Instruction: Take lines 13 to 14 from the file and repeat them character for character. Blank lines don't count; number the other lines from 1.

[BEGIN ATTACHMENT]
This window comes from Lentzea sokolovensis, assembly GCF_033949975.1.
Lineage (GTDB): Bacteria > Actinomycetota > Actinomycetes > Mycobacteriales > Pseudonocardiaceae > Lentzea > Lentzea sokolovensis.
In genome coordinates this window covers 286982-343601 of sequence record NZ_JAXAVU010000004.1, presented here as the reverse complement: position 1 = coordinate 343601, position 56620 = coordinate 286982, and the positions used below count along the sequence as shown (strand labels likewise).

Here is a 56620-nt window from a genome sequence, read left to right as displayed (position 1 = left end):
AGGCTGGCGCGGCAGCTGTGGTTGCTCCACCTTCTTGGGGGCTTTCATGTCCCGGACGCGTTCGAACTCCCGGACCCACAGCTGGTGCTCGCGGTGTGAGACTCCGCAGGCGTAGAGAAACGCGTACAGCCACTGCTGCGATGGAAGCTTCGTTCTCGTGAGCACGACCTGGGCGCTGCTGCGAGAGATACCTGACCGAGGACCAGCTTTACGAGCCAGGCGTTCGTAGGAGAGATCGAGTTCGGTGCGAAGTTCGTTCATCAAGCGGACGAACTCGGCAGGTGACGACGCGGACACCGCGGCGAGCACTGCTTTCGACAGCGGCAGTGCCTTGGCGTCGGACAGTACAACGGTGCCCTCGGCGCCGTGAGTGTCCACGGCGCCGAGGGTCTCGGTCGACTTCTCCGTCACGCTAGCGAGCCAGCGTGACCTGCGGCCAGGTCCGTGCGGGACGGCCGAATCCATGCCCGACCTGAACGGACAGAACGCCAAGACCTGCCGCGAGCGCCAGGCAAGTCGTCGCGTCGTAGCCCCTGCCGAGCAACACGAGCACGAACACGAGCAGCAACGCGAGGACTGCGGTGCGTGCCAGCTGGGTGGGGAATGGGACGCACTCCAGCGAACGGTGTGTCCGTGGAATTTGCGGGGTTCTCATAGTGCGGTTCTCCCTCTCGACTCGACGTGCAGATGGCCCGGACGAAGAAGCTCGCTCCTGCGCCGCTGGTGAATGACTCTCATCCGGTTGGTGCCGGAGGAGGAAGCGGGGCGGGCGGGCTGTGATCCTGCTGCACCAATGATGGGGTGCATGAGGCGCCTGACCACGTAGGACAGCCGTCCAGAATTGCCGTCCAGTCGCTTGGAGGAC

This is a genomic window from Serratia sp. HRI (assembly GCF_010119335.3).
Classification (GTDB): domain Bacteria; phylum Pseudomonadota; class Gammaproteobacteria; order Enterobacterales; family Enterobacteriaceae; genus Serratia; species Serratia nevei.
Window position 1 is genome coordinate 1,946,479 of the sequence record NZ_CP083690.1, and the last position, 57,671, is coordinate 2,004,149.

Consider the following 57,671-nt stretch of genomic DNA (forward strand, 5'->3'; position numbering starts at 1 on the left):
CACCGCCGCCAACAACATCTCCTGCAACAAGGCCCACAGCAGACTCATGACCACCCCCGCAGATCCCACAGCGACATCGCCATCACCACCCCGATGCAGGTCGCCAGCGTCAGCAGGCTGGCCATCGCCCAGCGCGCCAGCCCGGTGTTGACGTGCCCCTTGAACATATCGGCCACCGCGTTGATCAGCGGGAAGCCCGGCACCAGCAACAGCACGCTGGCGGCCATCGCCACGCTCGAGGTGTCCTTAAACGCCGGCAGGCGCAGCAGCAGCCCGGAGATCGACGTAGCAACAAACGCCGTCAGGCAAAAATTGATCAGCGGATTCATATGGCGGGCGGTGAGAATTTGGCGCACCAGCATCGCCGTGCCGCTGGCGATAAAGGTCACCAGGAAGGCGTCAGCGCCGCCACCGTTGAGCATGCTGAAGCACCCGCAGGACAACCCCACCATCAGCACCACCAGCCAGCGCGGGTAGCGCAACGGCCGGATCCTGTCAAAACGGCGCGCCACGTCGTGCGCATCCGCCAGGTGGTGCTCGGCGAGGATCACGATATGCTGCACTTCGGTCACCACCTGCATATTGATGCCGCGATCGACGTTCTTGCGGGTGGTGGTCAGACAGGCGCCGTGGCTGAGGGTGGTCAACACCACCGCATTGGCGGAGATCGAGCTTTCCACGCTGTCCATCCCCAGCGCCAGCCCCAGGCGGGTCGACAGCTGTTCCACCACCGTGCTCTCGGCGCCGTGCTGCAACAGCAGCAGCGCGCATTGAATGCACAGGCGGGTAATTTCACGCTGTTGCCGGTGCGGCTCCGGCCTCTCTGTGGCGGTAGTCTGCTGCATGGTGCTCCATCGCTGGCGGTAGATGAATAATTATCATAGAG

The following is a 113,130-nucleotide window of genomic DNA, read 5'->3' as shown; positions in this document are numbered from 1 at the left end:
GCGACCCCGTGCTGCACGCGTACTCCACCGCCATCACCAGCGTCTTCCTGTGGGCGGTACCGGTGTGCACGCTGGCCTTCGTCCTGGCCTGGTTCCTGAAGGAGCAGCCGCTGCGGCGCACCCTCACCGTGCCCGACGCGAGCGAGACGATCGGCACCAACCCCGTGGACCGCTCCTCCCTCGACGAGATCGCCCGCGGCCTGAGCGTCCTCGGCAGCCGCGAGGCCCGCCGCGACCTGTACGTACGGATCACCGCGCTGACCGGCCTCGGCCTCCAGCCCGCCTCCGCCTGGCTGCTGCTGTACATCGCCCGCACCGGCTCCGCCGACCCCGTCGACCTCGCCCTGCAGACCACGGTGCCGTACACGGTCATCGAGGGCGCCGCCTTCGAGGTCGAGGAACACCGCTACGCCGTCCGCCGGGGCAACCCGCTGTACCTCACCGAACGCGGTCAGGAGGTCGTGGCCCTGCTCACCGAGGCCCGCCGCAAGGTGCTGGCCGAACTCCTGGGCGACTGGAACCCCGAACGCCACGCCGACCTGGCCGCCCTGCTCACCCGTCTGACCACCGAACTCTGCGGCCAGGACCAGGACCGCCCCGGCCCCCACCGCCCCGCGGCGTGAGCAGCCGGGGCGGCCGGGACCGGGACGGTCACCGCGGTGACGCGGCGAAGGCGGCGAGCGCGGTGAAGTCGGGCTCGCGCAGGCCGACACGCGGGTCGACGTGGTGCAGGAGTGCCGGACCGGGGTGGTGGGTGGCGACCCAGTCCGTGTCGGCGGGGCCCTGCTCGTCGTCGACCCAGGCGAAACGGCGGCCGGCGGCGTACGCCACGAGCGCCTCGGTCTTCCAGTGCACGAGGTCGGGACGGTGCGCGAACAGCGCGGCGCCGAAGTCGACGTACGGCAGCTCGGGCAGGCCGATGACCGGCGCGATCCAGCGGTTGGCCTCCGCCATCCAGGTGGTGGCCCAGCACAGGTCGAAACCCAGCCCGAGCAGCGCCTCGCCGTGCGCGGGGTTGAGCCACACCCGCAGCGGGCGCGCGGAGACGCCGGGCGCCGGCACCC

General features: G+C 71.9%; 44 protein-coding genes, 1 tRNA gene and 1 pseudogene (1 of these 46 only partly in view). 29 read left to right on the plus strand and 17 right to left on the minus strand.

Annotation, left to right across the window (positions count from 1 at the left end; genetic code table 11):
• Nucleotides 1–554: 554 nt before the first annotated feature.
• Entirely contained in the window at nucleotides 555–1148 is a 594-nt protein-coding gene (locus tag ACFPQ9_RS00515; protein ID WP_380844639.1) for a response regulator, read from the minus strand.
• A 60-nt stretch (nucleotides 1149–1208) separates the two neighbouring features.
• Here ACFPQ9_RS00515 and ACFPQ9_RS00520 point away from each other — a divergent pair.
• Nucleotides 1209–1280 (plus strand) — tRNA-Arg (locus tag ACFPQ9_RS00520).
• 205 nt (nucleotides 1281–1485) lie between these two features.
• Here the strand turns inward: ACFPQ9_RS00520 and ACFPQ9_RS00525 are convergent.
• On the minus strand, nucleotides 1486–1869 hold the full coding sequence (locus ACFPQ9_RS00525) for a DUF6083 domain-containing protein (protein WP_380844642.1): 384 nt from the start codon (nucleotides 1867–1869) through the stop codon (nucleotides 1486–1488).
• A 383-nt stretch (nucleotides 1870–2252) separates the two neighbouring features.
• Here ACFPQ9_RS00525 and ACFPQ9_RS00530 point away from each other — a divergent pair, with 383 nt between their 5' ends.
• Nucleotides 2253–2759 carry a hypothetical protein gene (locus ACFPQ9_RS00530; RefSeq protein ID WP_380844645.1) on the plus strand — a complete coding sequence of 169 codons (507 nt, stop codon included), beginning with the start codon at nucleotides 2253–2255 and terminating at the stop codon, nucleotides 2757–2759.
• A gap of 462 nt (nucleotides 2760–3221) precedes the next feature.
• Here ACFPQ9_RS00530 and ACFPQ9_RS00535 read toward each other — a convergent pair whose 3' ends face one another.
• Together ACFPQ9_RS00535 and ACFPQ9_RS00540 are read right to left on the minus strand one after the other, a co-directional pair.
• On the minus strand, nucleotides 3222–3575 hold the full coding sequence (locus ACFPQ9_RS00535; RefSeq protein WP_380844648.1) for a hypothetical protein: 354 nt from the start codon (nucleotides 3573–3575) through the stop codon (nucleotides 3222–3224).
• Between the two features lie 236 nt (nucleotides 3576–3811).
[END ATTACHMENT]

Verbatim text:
General features: G+C 71.9%; 44 protein-coding genes, 1 tRNA gene and 1 pseudogene (1 of these 46 only partly in view). 29 read left to right on the plus strand and 17 right to left on the minus strand.

Annotation, left to right across the window (positions count from 1 at the left end; genetic code table 11):